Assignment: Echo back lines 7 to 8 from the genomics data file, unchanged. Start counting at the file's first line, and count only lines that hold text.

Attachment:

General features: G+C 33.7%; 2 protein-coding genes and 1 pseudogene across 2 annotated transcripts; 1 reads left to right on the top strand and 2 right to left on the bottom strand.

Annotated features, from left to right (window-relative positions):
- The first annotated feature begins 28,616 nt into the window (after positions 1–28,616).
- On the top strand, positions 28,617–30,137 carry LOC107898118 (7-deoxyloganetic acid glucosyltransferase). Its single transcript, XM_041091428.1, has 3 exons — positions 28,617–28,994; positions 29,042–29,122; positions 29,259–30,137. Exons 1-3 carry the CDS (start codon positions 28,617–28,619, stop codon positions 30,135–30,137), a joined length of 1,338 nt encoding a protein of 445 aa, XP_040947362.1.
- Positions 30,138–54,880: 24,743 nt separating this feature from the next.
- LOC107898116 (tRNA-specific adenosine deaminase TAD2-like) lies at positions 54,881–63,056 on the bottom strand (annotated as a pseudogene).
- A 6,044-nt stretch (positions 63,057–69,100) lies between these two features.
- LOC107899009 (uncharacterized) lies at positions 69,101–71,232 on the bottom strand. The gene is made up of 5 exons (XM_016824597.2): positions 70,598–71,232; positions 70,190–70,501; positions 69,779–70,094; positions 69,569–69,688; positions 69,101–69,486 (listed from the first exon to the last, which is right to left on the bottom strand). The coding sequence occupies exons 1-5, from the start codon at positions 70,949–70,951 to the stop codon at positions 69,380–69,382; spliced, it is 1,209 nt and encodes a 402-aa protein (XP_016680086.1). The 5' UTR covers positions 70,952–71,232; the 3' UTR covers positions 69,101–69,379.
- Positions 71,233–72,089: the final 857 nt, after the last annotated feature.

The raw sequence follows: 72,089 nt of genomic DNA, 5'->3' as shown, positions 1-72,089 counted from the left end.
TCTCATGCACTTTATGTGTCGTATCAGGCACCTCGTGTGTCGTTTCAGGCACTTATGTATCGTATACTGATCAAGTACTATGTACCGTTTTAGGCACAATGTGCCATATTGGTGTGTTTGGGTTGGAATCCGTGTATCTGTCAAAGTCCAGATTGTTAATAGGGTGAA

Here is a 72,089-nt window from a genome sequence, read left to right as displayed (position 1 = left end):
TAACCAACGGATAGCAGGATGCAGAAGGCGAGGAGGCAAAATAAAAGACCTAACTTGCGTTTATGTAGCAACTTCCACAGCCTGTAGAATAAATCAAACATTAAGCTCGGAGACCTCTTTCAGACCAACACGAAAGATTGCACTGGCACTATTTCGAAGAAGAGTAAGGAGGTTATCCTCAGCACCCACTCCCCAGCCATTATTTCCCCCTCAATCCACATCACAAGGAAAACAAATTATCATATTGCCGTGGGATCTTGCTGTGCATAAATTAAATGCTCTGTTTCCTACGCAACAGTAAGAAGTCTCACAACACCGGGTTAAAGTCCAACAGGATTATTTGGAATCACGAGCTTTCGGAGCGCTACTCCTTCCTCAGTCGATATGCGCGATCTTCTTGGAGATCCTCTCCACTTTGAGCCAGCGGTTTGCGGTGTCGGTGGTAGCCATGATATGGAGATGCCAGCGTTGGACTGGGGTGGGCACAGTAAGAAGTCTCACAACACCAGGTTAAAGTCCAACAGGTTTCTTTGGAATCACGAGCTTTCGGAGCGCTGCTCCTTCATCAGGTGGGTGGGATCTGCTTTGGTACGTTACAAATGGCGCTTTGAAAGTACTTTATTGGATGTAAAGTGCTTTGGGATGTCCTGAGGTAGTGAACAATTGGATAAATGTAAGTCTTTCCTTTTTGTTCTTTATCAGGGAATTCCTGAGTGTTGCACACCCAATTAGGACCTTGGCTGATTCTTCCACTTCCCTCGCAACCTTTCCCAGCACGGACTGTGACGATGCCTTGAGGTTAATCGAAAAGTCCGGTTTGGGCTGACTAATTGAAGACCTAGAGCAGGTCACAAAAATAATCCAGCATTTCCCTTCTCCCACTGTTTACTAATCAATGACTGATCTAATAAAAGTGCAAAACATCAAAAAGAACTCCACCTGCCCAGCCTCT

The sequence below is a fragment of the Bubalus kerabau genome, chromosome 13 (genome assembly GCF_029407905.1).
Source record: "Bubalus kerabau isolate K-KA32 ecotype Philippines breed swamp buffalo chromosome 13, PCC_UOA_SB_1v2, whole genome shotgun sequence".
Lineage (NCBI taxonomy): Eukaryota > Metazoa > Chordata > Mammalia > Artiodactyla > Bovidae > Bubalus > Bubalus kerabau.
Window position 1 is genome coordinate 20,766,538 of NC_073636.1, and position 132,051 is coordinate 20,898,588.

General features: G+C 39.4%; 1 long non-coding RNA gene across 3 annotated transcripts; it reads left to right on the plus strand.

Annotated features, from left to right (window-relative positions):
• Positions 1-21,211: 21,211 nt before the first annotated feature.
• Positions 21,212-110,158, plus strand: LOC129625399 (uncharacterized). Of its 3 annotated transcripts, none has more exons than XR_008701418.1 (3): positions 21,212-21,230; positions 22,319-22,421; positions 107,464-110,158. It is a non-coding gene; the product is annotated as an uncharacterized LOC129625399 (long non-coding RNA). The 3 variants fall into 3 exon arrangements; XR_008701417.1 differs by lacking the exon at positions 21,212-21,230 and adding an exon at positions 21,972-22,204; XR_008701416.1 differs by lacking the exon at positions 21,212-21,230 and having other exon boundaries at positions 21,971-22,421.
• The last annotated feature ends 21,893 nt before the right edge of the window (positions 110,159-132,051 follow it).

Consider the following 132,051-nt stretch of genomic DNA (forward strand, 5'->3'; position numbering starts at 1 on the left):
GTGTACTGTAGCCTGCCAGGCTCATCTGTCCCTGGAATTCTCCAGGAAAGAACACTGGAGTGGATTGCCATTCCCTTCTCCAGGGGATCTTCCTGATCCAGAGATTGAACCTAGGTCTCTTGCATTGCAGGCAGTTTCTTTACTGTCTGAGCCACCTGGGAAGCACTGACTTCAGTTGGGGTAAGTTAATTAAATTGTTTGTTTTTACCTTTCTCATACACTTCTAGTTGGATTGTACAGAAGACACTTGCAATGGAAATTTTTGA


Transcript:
- A 6,044-nt stretch (positions 63,057–69,100) lies between these two features.
- LOC107899009 (uncharacterized) lies at positions 69,101–71,232 on the bottom strand. The gene is made up of 5 exons (XM_016824597.2): positions 70,598–71,232; positions 70,190–70,501; positions 69,779–70,094; positions 69,569–69,688; positions 69,101–69,486 (listed from the first exon to the last, which is right to left on the bottom strand). The coding sequence occupies exons 1-5, from the start codon at positions 70,949–70,951 to the stop codon at positions 69,380–69,382; spliced, it is 1,209 nt and encodes a 402-aa protein (XP_016680086.1). The 5' UTR covers positions 70,952–71,232; the 3' UTR covers positions 69,101–69,379.